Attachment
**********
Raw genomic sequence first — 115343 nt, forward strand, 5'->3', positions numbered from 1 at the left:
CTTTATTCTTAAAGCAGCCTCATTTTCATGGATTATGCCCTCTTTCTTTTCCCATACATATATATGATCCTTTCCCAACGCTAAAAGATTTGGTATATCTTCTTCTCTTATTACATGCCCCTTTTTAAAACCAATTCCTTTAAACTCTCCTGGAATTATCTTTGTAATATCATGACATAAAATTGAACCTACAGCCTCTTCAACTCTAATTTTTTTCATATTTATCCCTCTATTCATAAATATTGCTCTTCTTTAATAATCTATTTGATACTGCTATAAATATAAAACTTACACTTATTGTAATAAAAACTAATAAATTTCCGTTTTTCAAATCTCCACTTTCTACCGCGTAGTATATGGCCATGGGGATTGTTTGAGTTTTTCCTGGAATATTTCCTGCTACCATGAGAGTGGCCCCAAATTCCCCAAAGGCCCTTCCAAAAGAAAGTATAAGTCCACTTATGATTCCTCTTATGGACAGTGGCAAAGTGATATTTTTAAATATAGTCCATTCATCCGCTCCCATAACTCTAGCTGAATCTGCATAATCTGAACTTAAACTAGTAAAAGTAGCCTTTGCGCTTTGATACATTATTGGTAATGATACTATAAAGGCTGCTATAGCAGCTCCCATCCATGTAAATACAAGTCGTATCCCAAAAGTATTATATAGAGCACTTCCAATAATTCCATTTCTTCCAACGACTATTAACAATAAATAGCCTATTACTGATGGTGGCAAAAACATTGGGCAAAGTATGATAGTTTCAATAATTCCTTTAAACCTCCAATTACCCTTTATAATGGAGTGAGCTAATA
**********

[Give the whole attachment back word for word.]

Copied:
Raw genomic sequence first — 115343 nt, forward strand, 5'->3', positions numbered from 1 at the left:
CTTTATTCTTAAAGCAGCCTCATTTTCATGGATTATGCCCTCTTTCTTTTCCCATACATATATATGATCCTTTCCCAACGCTAAAAGATTTGGTATATCTTCTTCTCTTATTACATGCCCCTTTTTAAAACCAATTCCTTTAAACTCTCCTGGAATTATCTTTGTAATATCATGACATAAAATTGAACCTACAGCCTCTTCAACTCTAATTTTTTTCATATTTATCCCTCTATTCATAAATATTGCTCTTCTTTAATAATCTATTTGATACTGCTATAAATATAAAACTTACACTTATTGTAATAAAAACTAATAAATTTCCGTTTTTCAAATCTCCACTTTCTACCGCGTAGTATATGGCCATGGGGATTGTTTGAGTTTTTCCTGGAATATTTCCTGCTACCATGAGAGTGGCCCCAAATTCCCCAAAGGCCCTTCCAAAAGAAAGTATAAGTCCACTTATGATTCCTCTTATGGACAGTGGCAAAGTGATATTTTTAAATATAGTCCATTCATCCGCTCCCATAACTCTAGCTGAATCTGCATAATCTGAACTTAAACTAGTAAAAGTAGCCTTTGCGCTTTGATACATTATTGGTAATGATACTATAAAGGCTGCTATAGCAGCTCCCATCCATGTAAATACAAGTCGTATCCCAAAAGTATTATATAGAGCACTTCCAATAATTCCATTTCTTCCAACGACTATTAACAATAAATAGCCTATTACTGATGGTGGCAAAAACATTGGGCAAAGTATGATAGTTTCAATAATTCCTTTAAACCTCCAATTACCCTTTATAATGGAGTGAGCTAATA